Being seventeen in Queensland: A human rights perspective on sentencing in Queensland
Hutchinson, Terry C. (2007) Being seventeen in Queensland: A human rights perspective on sentencing in Queensland. Alternative Law Journal, 32(2), pp. 81-85.
The Queensland criminal justice system has come under the international spotlight in relation to its policy on the treatment of 17 years old offenders. In Queensland, if you are a young offender, you are treated as an adult at 17. Queensland is now the only state in Australia where this occurs. The United Nations Committee on the Rights of the Child in its latest Observations has voiced specific concerns in relation to this aberration. In its Concluding Observations on the latest Australian report, the Committee recommended that all 'necessary measures' be taken 'to ensure that persons under 18 who are in conflict with the law are only deprived of liberty as a last resort and detained separately from adults unless it is considered in the child's best interest not to do so' and specifically that in Queensland 'children who are 17 years old' are removed from 'the adult justice system'. Queensland is totally 'out of step' with national and international standards, and yes, it does matter.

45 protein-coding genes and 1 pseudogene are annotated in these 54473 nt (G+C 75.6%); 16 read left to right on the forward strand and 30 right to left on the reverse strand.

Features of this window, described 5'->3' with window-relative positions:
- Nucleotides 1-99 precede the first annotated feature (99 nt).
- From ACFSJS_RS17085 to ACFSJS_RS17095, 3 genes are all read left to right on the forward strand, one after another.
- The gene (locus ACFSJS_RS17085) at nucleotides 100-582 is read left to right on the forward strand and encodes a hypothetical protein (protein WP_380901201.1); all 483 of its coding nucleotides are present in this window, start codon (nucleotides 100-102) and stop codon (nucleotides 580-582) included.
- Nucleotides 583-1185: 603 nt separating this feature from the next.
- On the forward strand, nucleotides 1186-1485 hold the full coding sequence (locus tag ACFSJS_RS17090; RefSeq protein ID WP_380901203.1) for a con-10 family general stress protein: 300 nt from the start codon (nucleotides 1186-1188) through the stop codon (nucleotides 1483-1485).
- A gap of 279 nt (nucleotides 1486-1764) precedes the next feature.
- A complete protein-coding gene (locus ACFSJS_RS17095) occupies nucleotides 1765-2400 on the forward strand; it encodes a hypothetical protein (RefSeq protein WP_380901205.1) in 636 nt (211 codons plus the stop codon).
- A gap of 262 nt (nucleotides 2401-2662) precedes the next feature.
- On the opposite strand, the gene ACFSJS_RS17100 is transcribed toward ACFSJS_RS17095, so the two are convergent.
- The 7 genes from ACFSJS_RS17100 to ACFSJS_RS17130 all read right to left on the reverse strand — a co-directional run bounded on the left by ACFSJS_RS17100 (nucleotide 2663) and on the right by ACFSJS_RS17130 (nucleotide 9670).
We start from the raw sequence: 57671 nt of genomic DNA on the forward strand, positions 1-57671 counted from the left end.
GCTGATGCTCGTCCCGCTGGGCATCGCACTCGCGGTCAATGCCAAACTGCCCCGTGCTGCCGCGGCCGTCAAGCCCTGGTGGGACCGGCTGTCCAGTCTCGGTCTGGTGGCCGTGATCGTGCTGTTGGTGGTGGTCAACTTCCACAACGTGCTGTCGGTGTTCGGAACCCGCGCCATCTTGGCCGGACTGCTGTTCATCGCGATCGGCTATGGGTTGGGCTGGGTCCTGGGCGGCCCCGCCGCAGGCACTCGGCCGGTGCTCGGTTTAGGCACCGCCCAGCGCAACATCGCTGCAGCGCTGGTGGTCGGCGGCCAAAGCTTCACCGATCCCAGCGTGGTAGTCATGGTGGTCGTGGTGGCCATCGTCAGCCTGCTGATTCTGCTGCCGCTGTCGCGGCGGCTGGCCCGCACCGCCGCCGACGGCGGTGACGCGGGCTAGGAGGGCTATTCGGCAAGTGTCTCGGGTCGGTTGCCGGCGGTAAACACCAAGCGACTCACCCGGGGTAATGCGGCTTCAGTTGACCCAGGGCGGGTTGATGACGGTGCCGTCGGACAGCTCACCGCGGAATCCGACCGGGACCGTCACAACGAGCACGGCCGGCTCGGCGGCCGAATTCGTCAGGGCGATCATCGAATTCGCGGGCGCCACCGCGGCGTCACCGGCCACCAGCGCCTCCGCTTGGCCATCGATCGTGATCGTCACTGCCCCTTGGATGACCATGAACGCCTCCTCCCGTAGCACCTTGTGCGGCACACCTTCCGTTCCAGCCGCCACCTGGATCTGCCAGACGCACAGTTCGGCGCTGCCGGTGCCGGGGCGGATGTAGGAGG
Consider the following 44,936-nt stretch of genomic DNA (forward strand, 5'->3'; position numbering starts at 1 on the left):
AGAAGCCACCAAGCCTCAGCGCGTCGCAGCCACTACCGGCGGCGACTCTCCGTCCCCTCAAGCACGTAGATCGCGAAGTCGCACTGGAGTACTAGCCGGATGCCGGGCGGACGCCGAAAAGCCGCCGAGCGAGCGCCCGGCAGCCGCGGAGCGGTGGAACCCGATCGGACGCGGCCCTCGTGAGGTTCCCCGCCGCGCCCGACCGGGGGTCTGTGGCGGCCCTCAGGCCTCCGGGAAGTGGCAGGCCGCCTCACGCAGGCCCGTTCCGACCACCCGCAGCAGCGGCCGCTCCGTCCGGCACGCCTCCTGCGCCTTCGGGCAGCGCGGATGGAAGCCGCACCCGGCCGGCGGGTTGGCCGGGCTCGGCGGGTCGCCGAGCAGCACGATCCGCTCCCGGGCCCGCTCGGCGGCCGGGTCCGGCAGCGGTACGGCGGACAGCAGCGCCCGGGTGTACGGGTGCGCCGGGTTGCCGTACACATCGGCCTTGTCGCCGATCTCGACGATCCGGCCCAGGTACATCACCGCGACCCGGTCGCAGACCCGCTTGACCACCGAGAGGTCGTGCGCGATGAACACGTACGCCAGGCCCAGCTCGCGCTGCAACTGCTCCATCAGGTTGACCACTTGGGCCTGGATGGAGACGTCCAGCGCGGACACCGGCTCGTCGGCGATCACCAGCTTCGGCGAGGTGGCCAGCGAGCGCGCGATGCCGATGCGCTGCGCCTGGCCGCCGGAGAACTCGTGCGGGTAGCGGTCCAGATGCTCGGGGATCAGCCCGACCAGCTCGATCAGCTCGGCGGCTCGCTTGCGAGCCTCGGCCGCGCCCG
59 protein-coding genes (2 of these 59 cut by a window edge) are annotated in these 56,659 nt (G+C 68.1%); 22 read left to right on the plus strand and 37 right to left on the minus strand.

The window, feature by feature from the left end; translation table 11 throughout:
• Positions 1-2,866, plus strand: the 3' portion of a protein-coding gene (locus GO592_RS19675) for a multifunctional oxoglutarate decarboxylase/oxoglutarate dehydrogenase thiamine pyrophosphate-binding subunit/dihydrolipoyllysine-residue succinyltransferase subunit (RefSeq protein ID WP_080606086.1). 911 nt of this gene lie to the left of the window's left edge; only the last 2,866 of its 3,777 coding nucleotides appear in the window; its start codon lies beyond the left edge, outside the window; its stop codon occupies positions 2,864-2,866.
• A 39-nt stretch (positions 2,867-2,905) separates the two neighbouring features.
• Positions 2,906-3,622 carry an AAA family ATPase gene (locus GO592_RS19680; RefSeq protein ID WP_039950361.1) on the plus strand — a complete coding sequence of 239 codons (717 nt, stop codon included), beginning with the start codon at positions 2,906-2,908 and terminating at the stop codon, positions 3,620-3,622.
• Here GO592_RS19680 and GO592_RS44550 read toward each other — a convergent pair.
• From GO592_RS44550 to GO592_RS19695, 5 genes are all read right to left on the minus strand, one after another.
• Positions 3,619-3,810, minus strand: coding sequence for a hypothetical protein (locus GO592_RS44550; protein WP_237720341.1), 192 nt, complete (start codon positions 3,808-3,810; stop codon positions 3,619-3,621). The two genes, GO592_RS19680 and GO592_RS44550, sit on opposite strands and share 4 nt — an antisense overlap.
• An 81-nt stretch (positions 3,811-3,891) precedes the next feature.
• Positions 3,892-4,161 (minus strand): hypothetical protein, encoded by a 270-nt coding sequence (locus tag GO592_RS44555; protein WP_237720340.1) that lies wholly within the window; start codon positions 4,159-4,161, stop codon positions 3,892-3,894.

Impact and interest:
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|Item Type:||Journal Article|
|Additional Information:||For more information about this article, please contact the author. firstname.lastname@example.org|
|Keywords:||Sentencing Queensland juvenile offenders|
|Subjects:||Australian and New Zealand Standard Research Classification > LAW AND LEGAL STUDIES (180000) > LAW (180100)|
|Divisions:||Current > QUT Faculties and Divisions > Faculty of Law
Current > Research Centres > Law and Justice Research Centre
Current > Schools > School of Law
|Copyright Owner:||Copyright 2007 Terry C. Hutchinson|
|Deposited On:||17 Aug 2007|
|Last Modified:||29 Feb 2012 13:35|
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